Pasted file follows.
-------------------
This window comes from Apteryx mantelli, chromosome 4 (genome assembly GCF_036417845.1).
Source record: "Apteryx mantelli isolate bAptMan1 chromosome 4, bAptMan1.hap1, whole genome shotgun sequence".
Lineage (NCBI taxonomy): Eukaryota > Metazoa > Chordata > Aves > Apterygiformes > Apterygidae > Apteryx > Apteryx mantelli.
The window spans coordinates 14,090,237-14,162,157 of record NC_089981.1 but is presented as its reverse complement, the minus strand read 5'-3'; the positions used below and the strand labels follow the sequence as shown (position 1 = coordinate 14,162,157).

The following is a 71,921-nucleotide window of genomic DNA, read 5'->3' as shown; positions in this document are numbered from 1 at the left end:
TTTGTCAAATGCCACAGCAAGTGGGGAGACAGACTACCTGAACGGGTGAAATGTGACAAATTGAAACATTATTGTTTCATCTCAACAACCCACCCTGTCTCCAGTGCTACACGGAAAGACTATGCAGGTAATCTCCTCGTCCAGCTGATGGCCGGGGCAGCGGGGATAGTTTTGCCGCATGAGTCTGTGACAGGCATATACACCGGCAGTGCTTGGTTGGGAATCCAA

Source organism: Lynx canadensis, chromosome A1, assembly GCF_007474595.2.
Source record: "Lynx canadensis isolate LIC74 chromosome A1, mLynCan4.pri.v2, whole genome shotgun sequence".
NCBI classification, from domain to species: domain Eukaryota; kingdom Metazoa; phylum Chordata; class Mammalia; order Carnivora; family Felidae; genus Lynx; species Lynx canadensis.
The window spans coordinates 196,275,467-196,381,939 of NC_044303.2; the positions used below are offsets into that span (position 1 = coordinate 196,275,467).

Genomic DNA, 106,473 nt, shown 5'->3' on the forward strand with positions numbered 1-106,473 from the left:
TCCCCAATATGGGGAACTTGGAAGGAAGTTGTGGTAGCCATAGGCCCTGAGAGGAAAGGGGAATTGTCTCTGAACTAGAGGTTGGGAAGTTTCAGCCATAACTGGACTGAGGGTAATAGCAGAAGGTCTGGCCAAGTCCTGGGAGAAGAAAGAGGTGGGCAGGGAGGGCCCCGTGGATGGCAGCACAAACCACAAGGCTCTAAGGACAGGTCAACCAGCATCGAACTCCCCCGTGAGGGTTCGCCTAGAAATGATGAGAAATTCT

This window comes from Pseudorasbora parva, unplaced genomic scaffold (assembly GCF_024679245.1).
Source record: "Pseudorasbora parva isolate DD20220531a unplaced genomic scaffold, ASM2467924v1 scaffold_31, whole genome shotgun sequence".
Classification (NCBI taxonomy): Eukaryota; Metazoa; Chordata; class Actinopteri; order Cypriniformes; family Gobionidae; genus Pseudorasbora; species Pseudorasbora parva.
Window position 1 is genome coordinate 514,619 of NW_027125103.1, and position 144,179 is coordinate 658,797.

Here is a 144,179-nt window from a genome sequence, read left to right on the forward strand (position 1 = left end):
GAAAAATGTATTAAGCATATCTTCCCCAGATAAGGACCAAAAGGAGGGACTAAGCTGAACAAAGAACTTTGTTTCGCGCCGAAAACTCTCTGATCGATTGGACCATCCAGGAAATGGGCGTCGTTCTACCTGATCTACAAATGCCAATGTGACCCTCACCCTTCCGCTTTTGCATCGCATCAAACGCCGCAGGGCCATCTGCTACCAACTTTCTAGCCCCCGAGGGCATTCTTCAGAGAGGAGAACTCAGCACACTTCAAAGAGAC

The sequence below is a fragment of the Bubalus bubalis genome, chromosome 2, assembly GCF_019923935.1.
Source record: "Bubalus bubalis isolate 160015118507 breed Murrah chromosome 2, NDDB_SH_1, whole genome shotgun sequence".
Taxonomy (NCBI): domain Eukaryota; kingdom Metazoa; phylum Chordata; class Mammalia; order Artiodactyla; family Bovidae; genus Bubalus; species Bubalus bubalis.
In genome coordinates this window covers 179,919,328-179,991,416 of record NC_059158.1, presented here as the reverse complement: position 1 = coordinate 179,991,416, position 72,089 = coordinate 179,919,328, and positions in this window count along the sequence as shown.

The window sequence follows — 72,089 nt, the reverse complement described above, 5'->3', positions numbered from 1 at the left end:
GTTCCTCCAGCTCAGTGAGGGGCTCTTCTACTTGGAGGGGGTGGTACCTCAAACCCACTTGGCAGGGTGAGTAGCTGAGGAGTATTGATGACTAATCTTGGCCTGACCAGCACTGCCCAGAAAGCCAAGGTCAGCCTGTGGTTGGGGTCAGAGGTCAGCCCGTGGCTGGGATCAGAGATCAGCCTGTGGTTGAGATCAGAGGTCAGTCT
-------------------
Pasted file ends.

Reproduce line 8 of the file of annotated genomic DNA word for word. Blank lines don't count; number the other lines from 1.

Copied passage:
Source record: "Lynx canadensis isolate LIC74 chromosome A1, mLynCan4.pri.v2, whole genome shotgun sequence".